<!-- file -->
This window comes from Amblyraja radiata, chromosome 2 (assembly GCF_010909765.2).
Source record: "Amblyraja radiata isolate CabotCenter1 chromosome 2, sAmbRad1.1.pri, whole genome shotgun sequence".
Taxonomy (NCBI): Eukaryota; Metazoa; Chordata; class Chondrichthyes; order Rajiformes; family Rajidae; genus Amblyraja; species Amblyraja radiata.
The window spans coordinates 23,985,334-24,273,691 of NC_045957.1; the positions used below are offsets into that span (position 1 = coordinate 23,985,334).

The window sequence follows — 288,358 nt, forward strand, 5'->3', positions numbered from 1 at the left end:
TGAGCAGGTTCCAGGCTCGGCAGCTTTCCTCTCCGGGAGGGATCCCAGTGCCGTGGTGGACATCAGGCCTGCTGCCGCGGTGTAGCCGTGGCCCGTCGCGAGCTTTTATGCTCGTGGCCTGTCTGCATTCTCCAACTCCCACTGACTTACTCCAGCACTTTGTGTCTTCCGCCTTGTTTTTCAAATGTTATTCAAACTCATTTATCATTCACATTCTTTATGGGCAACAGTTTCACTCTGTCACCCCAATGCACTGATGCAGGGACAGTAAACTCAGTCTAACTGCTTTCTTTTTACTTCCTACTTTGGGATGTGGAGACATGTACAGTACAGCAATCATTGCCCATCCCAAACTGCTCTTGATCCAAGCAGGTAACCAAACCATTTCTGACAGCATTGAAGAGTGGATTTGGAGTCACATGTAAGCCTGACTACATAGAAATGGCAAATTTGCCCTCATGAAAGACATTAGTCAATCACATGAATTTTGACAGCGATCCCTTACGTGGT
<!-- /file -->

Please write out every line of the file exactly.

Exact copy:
This window comes from Amblyraja radiata, chromosome 2 (assembly GCF_010909765.2).
Source record: "Amblyraja radiata isolate CabotCenter1 chromosome 2, sAmbRad1.1.pri, whole genome shotgun sequence".
Taxonomy (NCBI): Eukaryota; Metazoa; Chordata; class Chondrichthyes; order Rajiformes; family Rajidae; genus Amblyraja; species Amblyraja radiata.
The window spans coordinates 23,985,334-24,273,691 of NC_045957.1; the positions used below are offsets into that span (position 1 = coordinate 23,985,334).

The window sequence follows — 288,358 nt, forward strand, 5'->3', positions numbered from 1 at the left end:
TGAGCAGGTTCCAGGCTCGGCAGCTTTCCTCTCCGGGAGGGATCCCAGTGCCGTGGTGGACATCAGGCCTGCTGCCGCGGTGTAGCCGTGGCCCGTCGCGAGCTTTTATGCTCGTGGCCTGTCTGCATTCTCCAACTCCCACTGACTTACTCCAGCACTTTGTGTCTTCCGCCTTGTTTTTCAAATGTTATTCAAACTCATTTATCATTCACATTCTTTATGGGCAACAGTTTCACTCTGTCACCCCAATGCACTGATGCAGGGACAGTAAACTCAGTCTAACTGCTTTCTTTTTACTTCCTACTTTGGGATGTGGAGACATGTACAGTACAGCAATCATTGCCCATCCCAAACTGCTCTTGATCCAAGCAGGTAACCAAACCATTTCTGACAGCATTGAAGAGTGGATTTGGAGTCACATGTAAGCCTGACTACATAGAAATGGCAAATTTGCCCTCATGAAAGACATTAGTCAATCACATGAATTTTGACAGCGATCCCTTACGTGGT